tim.hadley at TTU.EDU
Tue Jun 17 15:11:50 UTC 2003
I'm new on this list, so I've read this Vocabula thread with interest, and a little surprise. Interest, because I'm intrigued by the discussion of prescriptivism, grammar, and even the political views that accompany these issues. Surprise, on the other hand, at 2 things: (1) the lack of tolerance, on the part of some, for others' views, and (2) the attacks on persons, rather than ideas.
I don't know Mr. Fiske, or what he has done (if anything) to generate such attacks against him. As I looked at his website, I found a number of things that I did not agree with, especially in the area of usage decisions. On the other hand, I found many things that I agreed with, especially his passion for language, which I share. I know that a prescriptive attitude (about anything) is offensive to some, but I am always a little surprised at how some non-prescriptivists, whose views are usually equated with openness and inclusion, have such little tolerance for views that do not agree with their own. In opposing prescriptivism, some non-prescriptivists have become just as prescriptive and offensive as the prescriptivists they oppose. (This is true, btw, in politics as well as grammar!)
I can't remember who on this thread made the request for "civil discourse," but I have to agree with that request. One can strongly disagree with another's views without attacking another's person. Reasoned discourse is the order of the day, no matter what the subject.
Texas Tech University
From: Dennis R. Preston [mailto:preston at PILOT.MSU.EDU]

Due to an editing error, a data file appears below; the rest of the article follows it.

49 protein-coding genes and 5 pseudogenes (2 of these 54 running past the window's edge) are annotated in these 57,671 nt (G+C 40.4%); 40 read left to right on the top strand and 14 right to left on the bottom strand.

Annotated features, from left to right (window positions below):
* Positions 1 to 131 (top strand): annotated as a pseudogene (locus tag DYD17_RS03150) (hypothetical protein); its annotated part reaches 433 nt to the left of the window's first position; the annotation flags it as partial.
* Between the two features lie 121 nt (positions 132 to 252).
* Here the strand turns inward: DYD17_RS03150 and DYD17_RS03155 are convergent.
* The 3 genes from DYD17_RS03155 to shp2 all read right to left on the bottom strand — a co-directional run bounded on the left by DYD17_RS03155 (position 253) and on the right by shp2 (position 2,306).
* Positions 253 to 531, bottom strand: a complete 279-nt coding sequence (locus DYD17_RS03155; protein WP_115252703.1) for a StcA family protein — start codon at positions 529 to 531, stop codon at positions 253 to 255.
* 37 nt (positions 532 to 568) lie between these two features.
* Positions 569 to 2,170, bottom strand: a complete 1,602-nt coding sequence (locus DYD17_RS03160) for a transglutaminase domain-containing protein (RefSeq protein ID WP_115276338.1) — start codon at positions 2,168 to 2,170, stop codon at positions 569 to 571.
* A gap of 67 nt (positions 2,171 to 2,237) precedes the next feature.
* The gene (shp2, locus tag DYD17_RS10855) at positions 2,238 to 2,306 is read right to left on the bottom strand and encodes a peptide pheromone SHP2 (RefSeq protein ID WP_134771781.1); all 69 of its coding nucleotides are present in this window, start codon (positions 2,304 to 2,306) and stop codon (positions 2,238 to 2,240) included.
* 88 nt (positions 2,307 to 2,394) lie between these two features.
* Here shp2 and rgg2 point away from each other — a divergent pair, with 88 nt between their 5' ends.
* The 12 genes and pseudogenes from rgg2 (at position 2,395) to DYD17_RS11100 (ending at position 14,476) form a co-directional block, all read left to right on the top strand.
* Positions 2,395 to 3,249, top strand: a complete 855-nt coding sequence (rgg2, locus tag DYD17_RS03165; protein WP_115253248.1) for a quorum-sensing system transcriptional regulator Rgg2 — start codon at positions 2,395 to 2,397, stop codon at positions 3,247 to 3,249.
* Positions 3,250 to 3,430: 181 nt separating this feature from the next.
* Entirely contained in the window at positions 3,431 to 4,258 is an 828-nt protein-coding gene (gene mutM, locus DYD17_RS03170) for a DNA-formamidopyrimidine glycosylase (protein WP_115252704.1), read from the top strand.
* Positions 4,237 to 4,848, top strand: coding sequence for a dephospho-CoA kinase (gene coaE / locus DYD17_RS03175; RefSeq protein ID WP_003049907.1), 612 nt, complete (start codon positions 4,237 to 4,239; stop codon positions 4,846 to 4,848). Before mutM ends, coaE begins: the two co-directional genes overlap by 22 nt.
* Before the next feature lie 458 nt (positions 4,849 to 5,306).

Sent: Tue 6/17/2003 6:55 AM
To: ADS-L at LISTSERV.UGA.EDU
Subject: Re: Vocabula
One need go no further in associating a right-wing approach in
general and Mr. Fiske's notion of language than his own self-damning
assertion of his apparently innate ability to see the difference
between right and wrong, true and false. The liberal-scientific
position takes quite a different view of the world in general. What's
so annoying to true believers is that we refuse to declare all-time
truths and continue to muddle around seeking better answers.
If I went on a chemistry discussion list (although it perplexes me
why I might) and found that my beliefs were at odds with all
professional chemists I could either 1) begin to at least question my
belief about the chemical makeup of something, or 2), take a Fiskean
position, and note that professional chemists didn't know
doodly-squat about chemistry.
But so it goes with linguistics, and since it is more "human" than
chemistry (and considerably less "scientific" in the popular mind),
it will always attract crackpots like Fiske.
Dennis R. Preston
Professor of Linguistics
Department of Linguistics & Germanic, Slavic,
Asian & African Languages
Michigan State University
East Lansing, MI 48824-1027
e-mail: preston at msu.edu
phone: (517) 353-9290
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